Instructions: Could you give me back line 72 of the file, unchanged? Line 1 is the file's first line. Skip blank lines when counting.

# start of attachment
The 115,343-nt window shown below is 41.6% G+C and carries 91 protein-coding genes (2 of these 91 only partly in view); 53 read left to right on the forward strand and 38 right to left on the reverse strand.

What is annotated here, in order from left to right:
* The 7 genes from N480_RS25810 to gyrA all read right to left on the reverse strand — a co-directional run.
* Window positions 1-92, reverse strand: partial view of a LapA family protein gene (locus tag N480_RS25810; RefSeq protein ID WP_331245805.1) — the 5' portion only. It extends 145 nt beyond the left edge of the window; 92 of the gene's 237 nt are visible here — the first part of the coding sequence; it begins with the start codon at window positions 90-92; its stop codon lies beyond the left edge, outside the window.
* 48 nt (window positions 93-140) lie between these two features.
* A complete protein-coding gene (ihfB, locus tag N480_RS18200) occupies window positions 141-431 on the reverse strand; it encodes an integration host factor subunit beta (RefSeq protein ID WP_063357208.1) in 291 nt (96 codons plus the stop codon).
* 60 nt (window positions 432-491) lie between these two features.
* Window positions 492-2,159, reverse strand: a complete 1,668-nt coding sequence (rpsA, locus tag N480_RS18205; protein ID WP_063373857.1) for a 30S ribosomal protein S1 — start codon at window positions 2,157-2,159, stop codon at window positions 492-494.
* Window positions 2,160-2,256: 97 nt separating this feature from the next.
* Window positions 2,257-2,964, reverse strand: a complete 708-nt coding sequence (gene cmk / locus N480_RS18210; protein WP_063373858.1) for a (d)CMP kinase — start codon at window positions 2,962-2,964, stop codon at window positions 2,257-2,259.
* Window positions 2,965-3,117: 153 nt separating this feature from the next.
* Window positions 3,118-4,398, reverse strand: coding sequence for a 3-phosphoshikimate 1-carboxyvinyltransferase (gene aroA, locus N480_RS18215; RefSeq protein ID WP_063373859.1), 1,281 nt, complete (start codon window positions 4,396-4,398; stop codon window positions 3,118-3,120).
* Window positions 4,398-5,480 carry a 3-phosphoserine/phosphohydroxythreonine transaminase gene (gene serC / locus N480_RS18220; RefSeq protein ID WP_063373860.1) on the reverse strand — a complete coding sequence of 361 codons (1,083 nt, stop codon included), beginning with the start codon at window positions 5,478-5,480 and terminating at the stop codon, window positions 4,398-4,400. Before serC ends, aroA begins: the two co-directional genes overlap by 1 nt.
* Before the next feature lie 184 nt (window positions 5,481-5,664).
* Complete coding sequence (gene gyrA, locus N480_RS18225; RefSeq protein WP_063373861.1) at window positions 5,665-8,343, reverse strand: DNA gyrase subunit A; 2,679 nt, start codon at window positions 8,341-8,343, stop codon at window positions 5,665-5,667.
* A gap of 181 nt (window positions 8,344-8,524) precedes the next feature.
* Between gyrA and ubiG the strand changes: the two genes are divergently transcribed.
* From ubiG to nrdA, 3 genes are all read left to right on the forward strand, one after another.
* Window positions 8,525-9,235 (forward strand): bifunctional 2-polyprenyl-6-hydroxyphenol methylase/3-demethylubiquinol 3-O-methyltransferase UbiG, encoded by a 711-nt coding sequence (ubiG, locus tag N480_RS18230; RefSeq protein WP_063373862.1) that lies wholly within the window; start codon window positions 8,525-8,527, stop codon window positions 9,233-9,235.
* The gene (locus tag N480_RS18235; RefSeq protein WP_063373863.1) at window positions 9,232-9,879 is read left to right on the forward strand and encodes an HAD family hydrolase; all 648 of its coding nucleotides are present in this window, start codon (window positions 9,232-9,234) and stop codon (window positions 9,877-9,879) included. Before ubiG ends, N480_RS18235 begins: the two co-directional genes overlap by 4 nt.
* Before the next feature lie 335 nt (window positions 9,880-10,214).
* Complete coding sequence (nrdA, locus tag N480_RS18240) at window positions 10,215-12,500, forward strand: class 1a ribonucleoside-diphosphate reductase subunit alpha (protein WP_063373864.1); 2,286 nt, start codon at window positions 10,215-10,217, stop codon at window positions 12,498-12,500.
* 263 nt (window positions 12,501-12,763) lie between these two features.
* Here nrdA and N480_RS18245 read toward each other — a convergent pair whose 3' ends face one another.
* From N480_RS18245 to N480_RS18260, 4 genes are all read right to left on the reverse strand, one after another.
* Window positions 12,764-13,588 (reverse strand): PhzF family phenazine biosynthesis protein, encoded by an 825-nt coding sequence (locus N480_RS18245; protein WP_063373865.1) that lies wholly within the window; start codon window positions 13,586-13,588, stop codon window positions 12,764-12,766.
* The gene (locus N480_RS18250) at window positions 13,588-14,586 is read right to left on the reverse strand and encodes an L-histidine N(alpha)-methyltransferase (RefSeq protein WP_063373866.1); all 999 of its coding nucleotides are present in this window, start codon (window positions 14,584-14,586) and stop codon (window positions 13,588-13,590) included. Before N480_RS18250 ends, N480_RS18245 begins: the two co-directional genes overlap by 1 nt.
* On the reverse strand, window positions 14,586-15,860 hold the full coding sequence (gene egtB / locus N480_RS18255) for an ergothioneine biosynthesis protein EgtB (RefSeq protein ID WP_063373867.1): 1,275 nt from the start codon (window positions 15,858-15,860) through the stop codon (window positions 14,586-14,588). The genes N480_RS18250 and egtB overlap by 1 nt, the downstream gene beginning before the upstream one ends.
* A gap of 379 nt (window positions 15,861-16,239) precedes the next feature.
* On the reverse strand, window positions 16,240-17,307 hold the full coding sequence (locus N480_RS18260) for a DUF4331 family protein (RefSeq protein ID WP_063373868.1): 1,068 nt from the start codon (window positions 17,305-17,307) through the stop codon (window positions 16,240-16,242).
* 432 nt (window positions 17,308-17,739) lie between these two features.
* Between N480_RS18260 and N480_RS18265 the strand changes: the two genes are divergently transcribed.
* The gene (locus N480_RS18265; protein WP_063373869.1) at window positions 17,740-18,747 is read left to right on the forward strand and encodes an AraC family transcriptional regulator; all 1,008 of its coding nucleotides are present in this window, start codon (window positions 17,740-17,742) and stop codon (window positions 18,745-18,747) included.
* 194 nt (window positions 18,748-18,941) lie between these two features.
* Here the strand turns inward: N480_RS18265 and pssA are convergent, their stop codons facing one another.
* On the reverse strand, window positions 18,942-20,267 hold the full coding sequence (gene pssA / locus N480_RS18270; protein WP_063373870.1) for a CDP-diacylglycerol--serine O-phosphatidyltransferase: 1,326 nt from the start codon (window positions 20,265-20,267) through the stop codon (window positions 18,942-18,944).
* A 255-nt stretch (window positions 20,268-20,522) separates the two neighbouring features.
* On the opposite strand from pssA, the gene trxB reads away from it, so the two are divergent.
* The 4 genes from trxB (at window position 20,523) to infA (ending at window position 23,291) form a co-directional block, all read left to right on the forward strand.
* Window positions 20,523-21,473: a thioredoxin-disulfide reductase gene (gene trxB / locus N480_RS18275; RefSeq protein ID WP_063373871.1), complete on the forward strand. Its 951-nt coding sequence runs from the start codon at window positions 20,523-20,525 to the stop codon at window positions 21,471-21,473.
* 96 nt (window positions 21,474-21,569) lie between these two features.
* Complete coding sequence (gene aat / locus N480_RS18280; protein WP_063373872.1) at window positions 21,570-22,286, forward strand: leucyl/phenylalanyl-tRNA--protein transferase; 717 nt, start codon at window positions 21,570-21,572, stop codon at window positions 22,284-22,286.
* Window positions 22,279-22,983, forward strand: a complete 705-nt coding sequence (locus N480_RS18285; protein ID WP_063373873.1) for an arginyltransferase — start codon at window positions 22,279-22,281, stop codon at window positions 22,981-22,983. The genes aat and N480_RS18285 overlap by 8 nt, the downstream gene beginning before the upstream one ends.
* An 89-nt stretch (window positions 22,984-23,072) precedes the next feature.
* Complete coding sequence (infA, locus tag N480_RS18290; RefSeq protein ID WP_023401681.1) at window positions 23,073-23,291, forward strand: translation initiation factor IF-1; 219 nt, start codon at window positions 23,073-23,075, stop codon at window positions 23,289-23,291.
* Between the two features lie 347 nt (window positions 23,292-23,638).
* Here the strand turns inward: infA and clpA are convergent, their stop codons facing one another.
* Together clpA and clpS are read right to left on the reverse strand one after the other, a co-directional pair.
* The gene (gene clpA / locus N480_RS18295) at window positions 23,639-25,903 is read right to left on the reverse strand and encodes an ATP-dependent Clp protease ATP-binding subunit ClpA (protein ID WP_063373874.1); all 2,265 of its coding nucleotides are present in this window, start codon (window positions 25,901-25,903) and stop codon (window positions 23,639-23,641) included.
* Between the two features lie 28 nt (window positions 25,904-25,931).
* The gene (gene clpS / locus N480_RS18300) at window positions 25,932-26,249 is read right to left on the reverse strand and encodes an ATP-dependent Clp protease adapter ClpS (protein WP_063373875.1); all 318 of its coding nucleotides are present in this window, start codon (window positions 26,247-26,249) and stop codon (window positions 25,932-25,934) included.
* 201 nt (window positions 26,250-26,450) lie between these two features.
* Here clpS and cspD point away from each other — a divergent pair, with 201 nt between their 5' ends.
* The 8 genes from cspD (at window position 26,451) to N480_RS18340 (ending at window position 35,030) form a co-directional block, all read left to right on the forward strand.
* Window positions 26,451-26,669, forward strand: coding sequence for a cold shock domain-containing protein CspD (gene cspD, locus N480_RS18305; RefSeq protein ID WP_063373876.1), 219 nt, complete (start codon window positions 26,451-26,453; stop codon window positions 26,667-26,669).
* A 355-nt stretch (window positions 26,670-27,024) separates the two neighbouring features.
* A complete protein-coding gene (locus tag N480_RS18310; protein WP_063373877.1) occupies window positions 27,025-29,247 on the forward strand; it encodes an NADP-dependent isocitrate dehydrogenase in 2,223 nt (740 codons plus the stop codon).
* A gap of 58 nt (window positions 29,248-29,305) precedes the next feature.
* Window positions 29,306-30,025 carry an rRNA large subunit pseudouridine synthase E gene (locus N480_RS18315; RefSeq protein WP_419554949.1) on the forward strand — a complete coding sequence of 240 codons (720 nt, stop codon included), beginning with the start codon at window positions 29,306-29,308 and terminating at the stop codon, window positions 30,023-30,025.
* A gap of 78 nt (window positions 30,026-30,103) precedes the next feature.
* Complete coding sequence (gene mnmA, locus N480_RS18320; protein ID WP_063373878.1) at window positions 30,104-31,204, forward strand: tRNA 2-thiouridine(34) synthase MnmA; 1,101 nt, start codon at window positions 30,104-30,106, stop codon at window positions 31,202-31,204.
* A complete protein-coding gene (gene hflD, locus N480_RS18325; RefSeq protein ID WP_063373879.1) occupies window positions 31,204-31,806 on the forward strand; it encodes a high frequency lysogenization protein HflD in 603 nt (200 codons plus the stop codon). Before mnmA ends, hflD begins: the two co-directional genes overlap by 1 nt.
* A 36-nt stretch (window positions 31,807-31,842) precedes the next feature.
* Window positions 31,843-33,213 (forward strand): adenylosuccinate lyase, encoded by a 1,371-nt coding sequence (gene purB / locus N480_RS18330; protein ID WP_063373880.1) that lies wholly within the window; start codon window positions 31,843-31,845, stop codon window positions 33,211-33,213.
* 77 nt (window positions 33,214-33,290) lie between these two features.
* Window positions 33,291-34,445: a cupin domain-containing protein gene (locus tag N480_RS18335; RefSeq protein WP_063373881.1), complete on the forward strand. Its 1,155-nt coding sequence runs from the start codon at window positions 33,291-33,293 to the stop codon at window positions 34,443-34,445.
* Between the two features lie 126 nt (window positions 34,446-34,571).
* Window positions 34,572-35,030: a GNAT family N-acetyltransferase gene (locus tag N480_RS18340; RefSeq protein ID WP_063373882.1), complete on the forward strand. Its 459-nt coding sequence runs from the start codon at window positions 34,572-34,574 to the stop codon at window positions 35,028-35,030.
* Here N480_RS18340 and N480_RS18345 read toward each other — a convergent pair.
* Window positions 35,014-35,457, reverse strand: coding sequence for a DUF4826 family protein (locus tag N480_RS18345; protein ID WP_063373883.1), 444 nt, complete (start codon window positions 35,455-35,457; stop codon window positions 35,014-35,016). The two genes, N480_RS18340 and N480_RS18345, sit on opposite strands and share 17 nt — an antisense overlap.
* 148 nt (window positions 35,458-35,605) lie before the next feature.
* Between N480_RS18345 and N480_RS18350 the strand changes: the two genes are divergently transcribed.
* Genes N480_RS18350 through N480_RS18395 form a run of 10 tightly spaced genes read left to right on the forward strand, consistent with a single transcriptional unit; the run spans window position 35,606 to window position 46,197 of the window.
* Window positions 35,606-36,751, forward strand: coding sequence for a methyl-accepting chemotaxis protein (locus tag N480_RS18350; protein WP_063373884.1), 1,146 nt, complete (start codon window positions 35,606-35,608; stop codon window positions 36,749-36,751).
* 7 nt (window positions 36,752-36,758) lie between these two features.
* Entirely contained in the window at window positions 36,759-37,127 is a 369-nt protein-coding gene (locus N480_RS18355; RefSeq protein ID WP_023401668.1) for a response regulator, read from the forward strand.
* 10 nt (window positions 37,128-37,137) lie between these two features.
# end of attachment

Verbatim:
* Between N480_RS18345 and N480_RS18350 the strand changes: the two genes are divergently transcribed.